Kathy Gibson reports – Chief information security officers (CISOs) are having to deal with a chaotic world, as data centre modernisation drives dramatic shifts.

That’s the word from Indi Siriniwasa, vice-president: sub-Saharan Africa at Trend Micro, who points out that cloud adoption is taking off, Internet of Things (IoT) is burgeoning, and artificial intelligence is emerging as the only way to make sense of all the data being generated.

The IoT growth is driving new levels of complexity – and a wealth of new vulnerabilities, he adds.

Siriniwasa says the only way to keep organisations protected into the future is for CISOs to change their approach.

“Define your risk profile,” he says. “Your approach has to be adaptive – you can’t be static anymore, there is a lifecycle that companies need to adopt.”

In fact, CISOs probably have the hardest job in technology, if not the entire company.

Steve Quane, executive vice-president: network defence at Trend Micro, points out that they have to deal with an increasingly active regulatory environment, endless shortages of skills, vendor consolidation, the rise of the security operations centre (SOC) and incident response, and the reality of shadow IT going mainstream.

In terms of regulation, Trend has found that most companies are pretty well prepared when it comes to data analysis, preparation detection and response – but not really up to speed on disclosure.

Prosecution is also a bit of a closed book at the moment, with people not really sure what will happen if they fail to comply with things like GDPR and PoPI.

The security skills shortage continues to grow, and is now in the millions, Quane adds.

The issue is compounded by complexity, with companies running multiple security consoles – in one case, a company has no less than 55.

Today’s SOC has to deal with a huge number of alerts, whereas what CISOs really need is the ability to more detect and hunt for unknown threats. Instead of reacting to each incident, they need to be able to perform a total root cause and impact analysis. Responses are currently generated for each incident, whereas it would be more useful for CISOs if there was automated and rapid threat response.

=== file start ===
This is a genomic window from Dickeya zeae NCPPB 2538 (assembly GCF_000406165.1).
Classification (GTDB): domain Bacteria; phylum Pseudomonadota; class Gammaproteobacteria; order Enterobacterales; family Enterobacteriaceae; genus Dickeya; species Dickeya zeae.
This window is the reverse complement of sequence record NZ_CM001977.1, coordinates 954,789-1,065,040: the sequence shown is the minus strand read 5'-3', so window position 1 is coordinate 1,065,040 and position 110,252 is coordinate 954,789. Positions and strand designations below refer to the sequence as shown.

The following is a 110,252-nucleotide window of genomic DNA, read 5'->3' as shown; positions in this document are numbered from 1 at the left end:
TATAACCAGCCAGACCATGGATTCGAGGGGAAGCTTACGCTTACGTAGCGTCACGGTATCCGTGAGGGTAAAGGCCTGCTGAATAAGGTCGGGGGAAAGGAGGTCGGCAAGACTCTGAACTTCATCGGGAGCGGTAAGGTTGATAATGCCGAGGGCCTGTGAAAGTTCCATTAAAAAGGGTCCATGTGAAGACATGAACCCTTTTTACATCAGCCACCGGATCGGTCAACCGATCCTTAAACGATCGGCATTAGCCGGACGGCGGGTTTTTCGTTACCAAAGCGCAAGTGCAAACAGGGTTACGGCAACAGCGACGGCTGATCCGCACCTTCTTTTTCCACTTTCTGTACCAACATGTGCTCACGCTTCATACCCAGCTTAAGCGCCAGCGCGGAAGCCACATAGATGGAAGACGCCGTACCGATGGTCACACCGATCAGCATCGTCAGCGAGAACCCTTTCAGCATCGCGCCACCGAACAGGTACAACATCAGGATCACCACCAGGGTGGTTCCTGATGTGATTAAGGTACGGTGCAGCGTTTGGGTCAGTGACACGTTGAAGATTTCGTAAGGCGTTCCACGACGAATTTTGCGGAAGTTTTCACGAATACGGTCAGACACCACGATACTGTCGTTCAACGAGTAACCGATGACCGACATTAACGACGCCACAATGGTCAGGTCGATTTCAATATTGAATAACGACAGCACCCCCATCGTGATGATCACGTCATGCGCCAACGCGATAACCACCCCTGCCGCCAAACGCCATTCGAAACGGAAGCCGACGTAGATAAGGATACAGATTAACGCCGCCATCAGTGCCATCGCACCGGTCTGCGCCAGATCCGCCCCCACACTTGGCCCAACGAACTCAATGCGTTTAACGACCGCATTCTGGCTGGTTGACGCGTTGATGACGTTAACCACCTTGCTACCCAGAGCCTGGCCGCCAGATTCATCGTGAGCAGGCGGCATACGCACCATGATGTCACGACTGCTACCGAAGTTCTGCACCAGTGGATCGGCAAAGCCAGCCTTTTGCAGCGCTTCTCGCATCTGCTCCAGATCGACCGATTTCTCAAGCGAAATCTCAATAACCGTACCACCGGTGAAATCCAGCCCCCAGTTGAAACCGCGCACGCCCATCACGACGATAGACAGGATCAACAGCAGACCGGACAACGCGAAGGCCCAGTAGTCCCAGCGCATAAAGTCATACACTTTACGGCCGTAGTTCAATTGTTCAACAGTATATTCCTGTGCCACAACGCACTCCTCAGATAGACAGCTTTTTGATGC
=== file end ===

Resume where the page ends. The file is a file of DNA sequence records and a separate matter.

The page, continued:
As shadow IT becomes real – and is now a mainstream way of procuring IT – CISOs are having to find ways to secure the enterprise regardless of where an application comes in from.

But this holds true at all levels of the modern IT organisation, Quane says, as hybrid IT draws applications from both on-premise and multiple cloud environments.

Security and operations have to adapt to this hybrid environment that consists of both physical and virtual servers, cloud instances, containers and serverless computing.

In the traditional infrastructure, apps change only a few times per year, whereas new apps could change several times per day.

Security operations are schedule, manual and runtime in the traditional world, but automated and runtime in the new world. Security tools can be manual and static when it comes traditional apps, but need to be API-based, cloud-friendly microservices in the new world.

Scale is different, too: traditional apps scale mostly vertically, new apps scale mostly horizontally.

“We have customers who have 100 000 workloads in AWS,” Quane says. “Everything is fast, and it needs to be automated.”

He recommends a few best practices for this scenario:

  • Pick the tools of where you want to be, not where you are.
  • Get ahead of the teams you serve; earn your reputation; get coding – security as code is the future.
  • Automate protection for every vintage of application.